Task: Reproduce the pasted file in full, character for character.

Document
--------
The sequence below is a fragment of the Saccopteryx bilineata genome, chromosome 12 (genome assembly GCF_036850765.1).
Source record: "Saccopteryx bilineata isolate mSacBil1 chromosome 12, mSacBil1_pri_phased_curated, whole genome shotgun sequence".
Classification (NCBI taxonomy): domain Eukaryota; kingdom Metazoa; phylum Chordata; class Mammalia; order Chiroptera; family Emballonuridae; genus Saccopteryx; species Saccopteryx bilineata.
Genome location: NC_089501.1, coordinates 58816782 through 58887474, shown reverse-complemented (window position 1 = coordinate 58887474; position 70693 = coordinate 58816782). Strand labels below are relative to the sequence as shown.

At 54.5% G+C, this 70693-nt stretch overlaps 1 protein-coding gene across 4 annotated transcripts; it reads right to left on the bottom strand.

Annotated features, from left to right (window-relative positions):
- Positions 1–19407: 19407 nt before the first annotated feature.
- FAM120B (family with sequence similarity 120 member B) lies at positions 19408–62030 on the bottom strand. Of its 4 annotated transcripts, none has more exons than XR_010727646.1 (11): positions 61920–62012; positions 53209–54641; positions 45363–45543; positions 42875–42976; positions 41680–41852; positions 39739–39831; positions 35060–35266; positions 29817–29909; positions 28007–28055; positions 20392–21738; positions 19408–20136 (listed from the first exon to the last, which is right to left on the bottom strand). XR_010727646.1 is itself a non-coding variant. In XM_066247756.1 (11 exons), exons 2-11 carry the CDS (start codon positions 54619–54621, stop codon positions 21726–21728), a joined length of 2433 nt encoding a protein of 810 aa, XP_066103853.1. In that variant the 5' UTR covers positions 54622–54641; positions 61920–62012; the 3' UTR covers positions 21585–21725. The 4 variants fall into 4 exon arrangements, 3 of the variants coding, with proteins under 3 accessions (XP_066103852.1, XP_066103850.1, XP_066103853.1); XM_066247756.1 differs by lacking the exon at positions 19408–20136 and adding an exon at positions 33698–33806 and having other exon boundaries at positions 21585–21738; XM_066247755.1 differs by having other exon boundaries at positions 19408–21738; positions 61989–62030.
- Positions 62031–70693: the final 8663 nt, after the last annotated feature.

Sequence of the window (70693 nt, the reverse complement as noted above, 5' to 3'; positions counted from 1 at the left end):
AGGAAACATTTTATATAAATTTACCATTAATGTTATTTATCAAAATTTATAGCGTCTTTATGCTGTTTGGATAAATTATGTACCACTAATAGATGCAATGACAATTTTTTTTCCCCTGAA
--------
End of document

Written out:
The sequence below is a fragment of the Saccopteryx bilineata genome, chromosome 12 (genome assembly GCF_036850765.1).
Source record: "Saccopteryx bilineata isolate mSacBil1 chromosome 12, mSacBil1_pri_phased_curated, whole genome shotgun sequence".
Classification (NCBI taxonomy): domain Eukaryota; kingdom Metazoa; phylum Chordata; class Mammalia; order Chiroptera; family Emballonuridae; genus Saccopteryx; species Saccopteryx bilineata.
Genome location: NC_089501.1, coordinates 58816782 through 58887474, shown reverse-complemented (window position 1 = coordinate 58887474; position 70693 = coordinate 58816782). Strand labels below are relative to the sequence as shown.

At 54.5% G+C, this 70693-nt stretch overlaps 1 protein-coding gene across 4 annotated transcripts; it reads right to left on the bottom strand.

Annotated features, from left to right (window-relative positions):
- Positions 1–19407: 19407 nt before the first annotated feature.
- FAM120B (family with sequence similarity 120 member B) lies at positions 19408–62030 on the bottom strand. Of its 4 annotated transcripts, none has more exons than XR_010727646.1 (11): positions 61920–62012; positions 53209–54641; positions 45363–45543; positions 42875–42976; positions 41680–41852; positions 39739–39831; positions 35060–35266; positions 29817–29909; positions 28007–28055; positions 20392–21738; positions 19408–20136 (listed from the first exon to the last, which is right to left on the bottom strand). XR_010727646.1 is itself a non-coding variant. In XM_066247756.1 (11 exons), exons 2-11 carry the CDS (start codon positions 54619–54621, stop codon positions 21726–21728), a joined length of 2433 nt encoding a protein of 810 aa, XP_066103853.1. In that variant the 5' UTR covers positions 54622–54641; positions 61920–62012; the 3' UTR covers positions 21585–21725. The 4 variants fall into 4 exon arrangements, 3 of the variants coding, with proteins under 3 accessions (XP_066103852.1, XP_066103850.1, XP_066103853.1); XM_066247756.1 differs by lacking the exon at positions 19408–20136 and adding an exon at positions 33698–33806 and having other exon boundaries at positions 21585–21738; XM_066247755.1 differs by having other exon boundaries at positions 19408–21738; positions 61989–62030.
- Positions 62031–70693: the final 8663 nt, after the last annotated feature.

Sequence of the window (70693 nt, the reverse complement as noted above, 5' to 3'; positions counted from 1 at the left end):
AGGAAACATTTTATATAAATTTACCATTAATGTTATTTATCAAAATTTATAGCGTCTTTATGCTGTTTGGATAAATTATGTACCACTAATAGATGCAATGACAATTTTTTTTCCCCTGAA